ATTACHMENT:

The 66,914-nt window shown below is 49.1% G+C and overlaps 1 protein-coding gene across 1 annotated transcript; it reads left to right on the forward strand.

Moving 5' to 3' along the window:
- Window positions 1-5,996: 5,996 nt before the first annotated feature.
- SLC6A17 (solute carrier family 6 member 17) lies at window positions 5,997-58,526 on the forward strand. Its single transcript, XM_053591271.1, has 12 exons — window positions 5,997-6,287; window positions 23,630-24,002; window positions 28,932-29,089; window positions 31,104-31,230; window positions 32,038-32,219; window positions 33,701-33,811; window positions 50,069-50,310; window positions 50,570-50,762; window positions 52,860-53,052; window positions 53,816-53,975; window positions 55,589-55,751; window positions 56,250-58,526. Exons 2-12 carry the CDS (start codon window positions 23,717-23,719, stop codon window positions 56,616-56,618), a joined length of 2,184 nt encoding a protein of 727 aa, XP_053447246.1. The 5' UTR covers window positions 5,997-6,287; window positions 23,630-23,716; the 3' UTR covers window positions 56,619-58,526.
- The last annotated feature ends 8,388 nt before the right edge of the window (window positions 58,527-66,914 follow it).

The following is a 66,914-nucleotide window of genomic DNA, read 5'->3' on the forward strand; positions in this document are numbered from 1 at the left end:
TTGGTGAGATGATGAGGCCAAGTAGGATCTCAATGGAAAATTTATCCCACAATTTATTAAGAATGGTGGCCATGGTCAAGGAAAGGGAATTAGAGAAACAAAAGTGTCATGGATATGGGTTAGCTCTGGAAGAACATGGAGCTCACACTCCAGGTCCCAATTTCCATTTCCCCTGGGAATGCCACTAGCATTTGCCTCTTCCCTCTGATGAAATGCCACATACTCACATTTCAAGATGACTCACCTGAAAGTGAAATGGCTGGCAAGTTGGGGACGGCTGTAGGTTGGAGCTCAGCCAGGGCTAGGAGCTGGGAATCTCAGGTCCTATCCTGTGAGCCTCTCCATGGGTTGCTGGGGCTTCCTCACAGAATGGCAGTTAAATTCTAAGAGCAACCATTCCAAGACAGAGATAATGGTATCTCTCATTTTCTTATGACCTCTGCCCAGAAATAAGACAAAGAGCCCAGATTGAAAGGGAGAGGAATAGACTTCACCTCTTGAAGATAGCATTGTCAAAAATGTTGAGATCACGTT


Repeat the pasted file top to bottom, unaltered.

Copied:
The 66,914-nt window shown below is 49.1% G+C and overlaps 1 protein-coding gene across 1 annotated transcript; it reads left to right on the forward strand.

Moving 5' to 3' along the window:
- Window positions 1-5,996: 5,996 nt before the first annotated feature.
- SLC6A17 (solute carrier family 6 member 17) lies at window positions 5,997-58,526 on the forward strand. Its single transcript, XM_053591271.1, has 12 exons — window positions 5,997-6,287; window positions 23,630-24,002; window positions 28,932-29,089; window positions 31,104-31,230; window positions 32,038-32,219; window positions 33,701-33,811; window positions 50,069-50,310; window positions 50,570-50,762; window positions 52,860-53,052; window positions 53,816-53,975; window positions 55,589-55,751; window positions 56,250-58,526. Exons 2-12 carry the CDS (start codon window positions 23,717-23,719, stop codon window positions 56,616-56,618), a joined length of 2,184 nt encoding a protein of 727 aa, XP_053447246.1. The 5' UTR covers window positions 5,997-6,287; window positions 23,630-23,716; the 3' UTR covers window positions 56,619-58,526.
- The last annotated feature ends 8,388 nt before the right edge of the window (window positions 58,527-66,914 follow it).

The following is a 66,914-nucleotide window of genomic DNA, read 5'->3' on the forward strand; positions in this document are numbered from 1 at the left end:
TTGGTGAGATGATGAGGCCAAGTAGGATCTCAATGGAAAATTTATCCCACAATTTATTAAGAATGGTGGCCATGGTCAAGGAAAGGGAATTAGAGAAACAAAAGTGTCATGGATATGGGTTAGCTCTGGAAGAACATGGAGCTCACACTCCAGGTCCCAATTTCCATTTCCCCTGGGAATGCCACTAGCATTTGCCTCTTCCCTCTGATGAAATGCCACATACTCACATTTCAAGATGACTCACCTGAAAGTGAAATGGCTGGCAAGTTGGGGACGGCTGTAGGTTGGAGCTCAGCCAGGGCTAGGAGCTGGGAATCTCAGGTCCTATCCTGTGAGCCTCTCCATGGGTTGCTGGGGCTTCCTCACAGAATGGCAGTTAAATTCTAAGAGCAACCATTCCAAGACAGAGATAATGGTATCTCTCATTTTCTTATGACCTCTGCCCAGAAATAAGACAAAGAGCCCAGATTGAAAGGGAGAGGAATAGACTTCACCTCTTGAAGATAGCATTGTCAAAAATGTTGAGATCACGTT